Steve Pearlman: Act and think about how neatly it seals everything, right? It’s just such a clean answer. All the problems are simply because of water fluoridation, and that’s why commies only drink vodka, and that’s why we have to annihilate them. I mean, it’s just it’s as plain as the fake nose on a lizard’s face, Dave.

Dave Carillo: Yeah. Well, that’s just it is the lizard inside a skit. Maybe it’s not fake. Maybe it’s not a fake nose. Maybe it’s like inside a human scrotum. It’s I think they’re inside the human body sort of thing where it’s like a gigantic human body.

Steve Pearlman: But well, now you’re changing your whole conspiracy theory.

Dave Carillo: I’m just going to keep morphing it until I come up with the most perfect answer to this.

Steve Pearlman: But so look, one of the things that we really want to get to here is that the reasons that people move towards conspiracy is because it offers these neatly cinched, tied and knotted with a bow on them, explanations of the world. And therefore it actually ceases the critical thinking act. And there’s a motivation for doing that as well, especially in terms of larger conspiracy theories. There is a lot of research that people are drawn to this who have a disposition to want to feel as though they are unique and they want to move into these understandings because it allows them to step above the rest of the world in a certain way. They have a special understanding that experts can have even the best scientists don’t have. Certainly that you don’t have whoever you are listening and you don’t have it, and you can hear that in Hayden as well. This idea of passing on the specialized knowledge to Peter Sellers that he is one of the few alone who really understands the devastating nature of fluoridation, which actually helps with teeth, by the way, the devastating nature of fluoridation. And this is why he’s only drinking distilled water and think about how good he feels and unique and special he feels when he’s drinking his distilled water or one hundred percent grain alcohol relative to those schmucks who are out there drinking regularly filtered water or, heaven forbid, unfiltered water, or even the maniacs who are rinsing with fluoride for the sake of their dental health.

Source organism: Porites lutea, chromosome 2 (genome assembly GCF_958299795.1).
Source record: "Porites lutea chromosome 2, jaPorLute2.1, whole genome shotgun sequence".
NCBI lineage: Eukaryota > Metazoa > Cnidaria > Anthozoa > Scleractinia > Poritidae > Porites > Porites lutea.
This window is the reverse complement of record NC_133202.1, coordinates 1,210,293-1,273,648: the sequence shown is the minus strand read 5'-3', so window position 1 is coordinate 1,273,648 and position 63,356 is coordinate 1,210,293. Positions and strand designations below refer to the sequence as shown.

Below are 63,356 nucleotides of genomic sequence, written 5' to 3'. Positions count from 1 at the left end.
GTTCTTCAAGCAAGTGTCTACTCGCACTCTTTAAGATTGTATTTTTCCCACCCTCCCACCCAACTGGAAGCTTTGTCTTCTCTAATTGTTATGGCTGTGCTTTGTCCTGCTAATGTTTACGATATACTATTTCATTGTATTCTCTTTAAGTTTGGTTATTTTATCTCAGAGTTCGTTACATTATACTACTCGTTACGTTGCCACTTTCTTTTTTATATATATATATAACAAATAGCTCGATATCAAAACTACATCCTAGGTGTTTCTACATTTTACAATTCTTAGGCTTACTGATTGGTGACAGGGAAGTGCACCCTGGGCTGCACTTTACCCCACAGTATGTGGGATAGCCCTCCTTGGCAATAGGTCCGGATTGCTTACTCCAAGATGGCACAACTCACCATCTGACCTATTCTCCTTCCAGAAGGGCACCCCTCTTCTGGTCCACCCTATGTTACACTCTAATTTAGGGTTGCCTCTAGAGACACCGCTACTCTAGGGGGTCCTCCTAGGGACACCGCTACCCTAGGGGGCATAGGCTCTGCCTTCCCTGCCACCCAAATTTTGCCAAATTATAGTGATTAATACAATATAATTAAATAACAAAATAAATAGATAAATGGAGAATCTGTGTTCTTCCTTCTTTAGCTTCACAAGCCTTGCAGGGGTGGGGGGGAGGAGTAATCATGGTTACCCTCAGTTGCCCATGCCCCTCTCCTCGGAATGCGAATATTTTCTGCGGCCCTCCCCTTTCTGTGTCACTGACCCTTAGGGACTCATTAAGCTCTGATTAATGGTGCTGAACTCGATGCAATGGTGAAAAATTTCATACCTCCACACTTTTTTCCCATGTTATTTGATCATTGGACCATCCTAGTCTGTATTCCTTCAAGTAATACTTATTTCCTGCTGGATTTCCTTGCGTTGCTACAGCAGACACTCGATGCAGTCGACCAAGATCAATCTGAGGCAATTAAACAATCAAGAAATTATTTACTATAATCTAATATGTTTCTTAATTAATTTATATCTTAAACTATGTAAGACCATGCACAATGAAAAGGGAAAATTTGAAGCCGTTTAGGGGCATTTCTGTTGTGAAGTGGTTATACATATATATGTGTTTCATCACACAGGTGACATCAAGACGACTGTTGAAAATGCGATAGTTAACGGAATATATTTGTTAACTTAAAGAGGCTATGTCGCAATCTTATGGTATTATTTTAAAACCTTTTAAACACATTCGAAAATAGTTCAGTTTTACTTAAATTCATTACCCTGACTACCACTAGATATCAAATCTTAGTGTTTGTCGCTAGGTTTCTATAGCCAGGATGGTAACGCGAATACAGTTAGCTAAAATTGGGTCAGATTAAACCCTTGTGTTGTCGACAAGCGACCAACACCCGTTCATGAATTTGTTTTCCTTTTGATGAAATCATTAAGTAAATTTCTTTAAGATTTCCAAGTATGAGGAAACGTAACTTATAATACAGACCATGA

Dave Carillo: But again, we’re talking about these low levels, these everyday conspiracies. I want to draw a distinction here between the kind of predispositions that we’ve talked about in the past, like when we did a podcast on cognitive closure. Cognitive closure may not necessarily get you the best deal in a negotiation, but this idea of cultivating conspiracy theory because of these predispositions could be worse.